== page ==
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PARTITIONING YOUR HARD DRIVE
by JB Burke


Q: I just got a new laptop and it has a 1 terabyte drive. The OS and all the installed software only takes up a fraction of that space. Should I partition the drive?

A: There are several things to do with a new laptop or desktop. The manufacturers make money by installing software with limited duration licenses on new PCs. Most of it is of no value to you, and takes up space and slows your computer. The first thing I would do is download and run a free program, PC Decrapifier. When you run it, it will search through your computer for all the installed software. It reminds you to create a restore point first, and then suggests you watch out for paid software – which you probably don't want to uninstall. The list it presents will probably surprise you with how much there is that you don't need or want. I just ran it on my seasoned desktop and found 20 things that I am uninstalling.

Now that your new laptop is nice and clean, you should probably partition that large hard drive. Doing so will make it easier for backup and recovery in case of problems down the road. My recommendation is to leave perhaps 100 to 150GB for your "C" system drive. That would generally be more than enough for a normal system, unless you foresee installing a lot of software (like I do). The rest would become your "D" (Data) drive. I also have a third partition ("E") for photos. A good partition tool (also free) is EaseUS Partition Master. If you are unsure how to do this, ask a PC expert friend, or perhaps attend a meeting of the Prescott Computer Society and check around for some of our local experts.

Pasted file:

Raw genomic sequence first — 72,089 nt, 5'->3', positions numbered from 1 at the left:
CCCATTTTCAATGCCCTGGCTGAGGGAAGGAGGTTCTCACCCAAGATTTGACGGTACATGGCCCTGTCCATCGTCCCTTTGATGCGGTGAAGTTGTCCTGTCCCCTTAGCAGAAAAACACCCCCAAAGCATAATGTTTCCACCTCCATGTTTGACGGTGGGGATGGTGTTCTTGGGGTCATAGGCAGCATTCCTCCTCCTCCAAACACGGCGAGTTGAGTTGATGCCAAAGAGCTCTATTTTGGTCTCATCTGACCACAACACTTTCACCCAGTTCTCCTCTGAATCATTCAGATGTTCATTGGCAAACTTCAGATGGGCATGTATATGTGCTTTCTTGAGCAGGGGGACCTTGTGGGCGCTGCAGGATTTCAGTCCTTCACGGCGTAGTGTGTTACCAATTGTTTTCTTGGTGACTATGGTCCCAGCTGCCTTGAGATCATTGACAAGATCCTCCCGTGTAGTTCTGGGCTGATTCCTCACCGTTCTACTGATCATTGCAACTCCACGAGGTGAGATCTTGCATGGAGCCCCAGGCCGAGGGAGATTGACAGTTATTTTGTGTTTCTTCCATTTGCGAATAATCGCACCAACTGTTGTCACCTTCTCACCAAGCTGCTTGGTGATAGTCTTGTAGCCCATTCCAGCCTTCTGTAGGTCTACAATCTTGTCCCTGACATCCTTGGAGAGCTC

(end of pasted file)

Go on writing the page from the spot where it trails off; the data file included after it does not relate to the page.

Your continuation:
Why are smaller partitions easier to manage? If your "C" (Windows OS) system becomes corrupted and won't boot, or is infected with a difficult to remove virus, for example, it would be easier to restore just the smaller "C" drive than the whole 1TB hard drive. You do backup regularly, don't you?

Published: Courier 8/24/14 - Page 1D